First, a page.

Tuesday, December 30, 2008


About a week ago, the New York Times posted an article about how e-books are catching on (finally), and cited Amazon's undisclosed Kindle sales stats to support its argument. I'll likely have more to say on e-books as the year progresses, but I couldn't help but point out this incredible letter to the editor that the Times received in response to the article:
Print book lovers are not the only ones who are turning to e-books. People like me who couldn’t find time to read books for leisure are rediscovering the pleasure of reading because of the convenience of pocket-sized electronic devices that make it easy to download a variety of books, access them instantly anywhere and any time, and replace idle time with enriching, enjoyable reading time.

Dorlene Kaplan
New York, Dec. 24, 2008
Let me see if I get this straight: Dorlene wasn't reading because she didn't have the time. Thanks to e-books, now she has time. Why? Do the books read themselves? I'm led to conclude that purchasing the books - in person or online - was what took too much time. These are the sort of people who would be in favor of a "meal pill" replacing lunch. Still, her letter to the editor doesn't come close to topping this one, the Heavyweight Champion of Crazy Letters to the Editor for 2008.



At 10:39 PM, Anonymous web design India said...

This comment has been removed by a blog administrator.

At 10:00 AM, Blogger Dorlene said...

Thank you for posting my letter to the editor of the New York Times on your blog, Patrick. I make it clearer on my web page – bornagainreader.com – that my iPod Touch makes it easy for me to read during the many spare moments that occur during each day, time that would otherwise be wasted. I also now purchase print books because when I fall in love with an author I’m unable to obtain all of his or her work in ebook format. If someone invents a pill that has the taste, texture, aroma, and nuances of a delicious meal I will be first on line to buy it.


At 5:14 PM, Blogger Lee said...

If you label yourself a reader and use your free time to read then Dorlene's comments on not having "time to read books for leisure" and e-books replacing "idle time with… reading time" may seem incompatible. Yet, some people don't exactly know when or how much idle time they will have on a given day.

Having an e-book on you at all times allows you to take advantage of the time you do get. Sure, I could get hold of a large backpack and fill it with all the stories, reference books, non-fiction books and newspapers with which I am currently engaged. Then I could carry that around all day even though I may never get a chance to even open the bag. Or, as I do my PDA, I could just always carry around an e-reader. Then, if I get the urge to either write something down or read something someone else has written down I am covered.

I can't see an e-book turning a non-reader into a reader. However, an e-book can certainly increase the amount of material an average reader like me will ingest. Regarding a 'meal pill', I'm still for consuming the real, full lunch. If I happen to eat alone then that's just the time of day that I can put my e-book to work.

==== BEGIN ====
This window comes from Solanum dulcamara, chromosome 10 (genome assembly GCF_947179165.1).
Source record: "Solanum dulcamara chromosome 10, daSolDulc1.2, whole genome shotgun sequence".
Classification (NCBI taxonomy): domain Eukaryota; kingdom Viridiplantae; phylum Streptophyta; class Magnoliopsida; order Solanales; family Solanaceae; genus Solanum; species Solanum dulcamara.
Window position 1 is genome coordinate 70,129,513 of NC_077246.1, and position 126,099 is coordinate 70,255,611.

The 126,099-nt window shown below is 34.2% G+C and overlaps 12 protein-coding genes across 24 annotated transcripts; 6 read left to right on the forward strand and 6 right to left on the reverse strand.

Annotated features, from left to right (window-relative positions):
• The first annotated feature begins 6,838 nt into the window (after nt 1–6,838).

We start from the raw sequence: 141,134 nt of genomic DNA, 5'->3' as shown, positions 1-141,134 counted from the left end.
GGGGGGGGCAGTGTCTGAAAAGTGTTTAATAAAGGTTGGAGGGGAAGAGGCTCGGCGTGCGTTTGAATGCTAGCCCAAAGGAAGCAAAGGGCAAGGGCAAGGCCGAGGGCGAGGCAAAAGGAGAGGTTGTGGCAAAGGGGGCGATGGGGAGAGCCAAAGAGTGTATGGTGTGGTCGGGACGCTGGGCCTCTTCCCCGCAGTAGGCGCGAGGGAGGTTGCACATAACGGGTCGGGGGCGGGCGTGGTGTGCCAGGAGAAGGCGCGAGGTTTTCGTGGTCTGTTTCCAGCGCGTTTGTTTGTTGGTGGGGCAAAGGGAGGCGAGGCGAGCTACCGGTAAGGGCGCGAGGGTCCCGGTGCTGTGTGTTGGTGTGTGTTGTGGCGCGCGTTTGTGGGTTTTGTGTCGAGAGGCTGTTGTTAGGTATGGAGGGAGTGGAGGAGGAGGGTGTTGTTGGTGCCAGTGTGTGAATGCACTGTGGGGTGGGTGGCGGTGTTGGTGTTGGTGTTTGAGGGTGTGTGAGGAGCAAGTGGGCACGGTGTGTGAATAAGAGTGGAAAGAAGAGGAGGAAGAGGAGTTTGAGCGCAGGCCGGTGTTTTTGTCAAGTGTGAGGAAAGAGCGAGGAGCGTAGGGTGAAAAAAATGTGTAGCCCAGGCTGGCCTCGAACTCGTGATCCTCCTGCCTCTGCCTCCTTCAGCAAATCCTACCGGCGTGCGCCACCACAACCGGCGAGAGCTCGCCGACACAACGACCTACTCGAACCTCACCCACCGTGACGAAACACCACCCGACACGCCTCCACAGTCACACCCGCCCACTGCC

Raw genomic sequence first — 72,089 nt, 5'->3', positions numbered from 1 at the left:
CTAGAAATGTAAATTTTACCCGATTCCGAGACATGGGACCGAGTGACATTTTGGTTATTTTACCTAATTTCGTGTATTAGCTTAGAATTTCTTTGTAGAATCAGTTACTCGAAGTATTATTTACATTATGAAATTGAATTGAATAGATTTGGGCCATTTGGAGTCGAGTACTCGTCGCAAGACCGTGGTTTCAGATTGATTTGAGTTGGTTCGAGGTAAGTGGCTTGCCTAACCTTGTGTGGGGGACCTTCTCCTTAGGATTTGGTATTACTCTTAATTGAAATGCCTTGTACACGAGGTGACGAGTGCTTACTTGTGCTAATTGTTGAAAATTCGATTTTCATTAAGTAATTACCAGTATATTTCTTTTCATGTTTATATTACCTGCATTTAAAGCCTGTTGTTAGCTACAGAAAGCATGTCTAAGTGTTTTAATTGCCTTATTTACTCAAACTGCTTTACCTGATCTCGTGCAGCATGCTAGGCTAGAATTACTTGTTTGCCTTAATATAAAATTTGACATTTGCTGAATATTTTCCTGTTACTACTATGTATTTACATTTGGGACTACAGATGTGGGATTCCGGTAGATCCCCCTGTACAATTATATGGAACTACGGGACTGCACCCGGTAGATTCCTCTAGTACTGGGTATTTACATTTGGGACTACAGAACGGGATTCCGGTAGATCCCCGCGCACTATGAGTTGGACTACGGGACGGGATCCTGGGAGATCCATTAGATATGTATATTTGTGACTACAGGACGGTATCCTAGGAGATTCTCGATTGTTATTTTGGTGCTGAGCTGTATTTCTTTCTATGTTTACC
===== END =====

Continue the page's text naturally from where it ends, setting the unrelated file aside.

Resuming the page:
At 9:59 AM, Blogger Patrick said...


Thanks for finding this blog. I get what you're saying about suddenly finding a bit of time to read and then having an ereader to help fill that time. (And Lee, you make some excellent points on that as well.) I suppose that as the kind of person who has carried a book with me everywhere, the ereader wouldn't make much of a difference in my life. I guess we'll find out if it will, though, as I recently got an iphone and the Stanza application (Dorlene, I see you use Fictionwise, so I'd be curious to hear if you've tried Stanza). I'm not opposed to ebooks per se, I just didn't see how they would make it any easier to read. I'm not sure they will for me, but I'm glad they have for you.

At 3:31 PM, Blogger Dorlene said...

Lee, you say that "you can't see an e-book turning a non-reader into a reader". No one was more surprised than I was! When I downloaded the first book to my Palm TX three years ago it was an experiment to see what reading on a digital device would be like. Boy, did I get sucked in! It changed my life for the better in many ways. For example, now when I have to be somewhere I don't wait until the last minute to leave and then get anxious because I might be late. I plan to get there early so I'll have time to read. I even eread when I'm waiting for an elevator -- I couldn't do that if I had to dig around in my backpack and find my place in the book.

Patrick, I tried Stanza and gave it up because it doesn't have a dictionary look-up feature, which I use frequently. I downloaded Webster's Third International Unabridged Dictionary and when I encounter an unfamiliar word I just tap it and the definition appears. This feature alone has enriched my vocabulary more than any word-building course. Of course, you could look up words in a print dictionary but that takes time and interrupts the flow of reading.


Post a Comment

Links to this post:

Create a Link

<< Home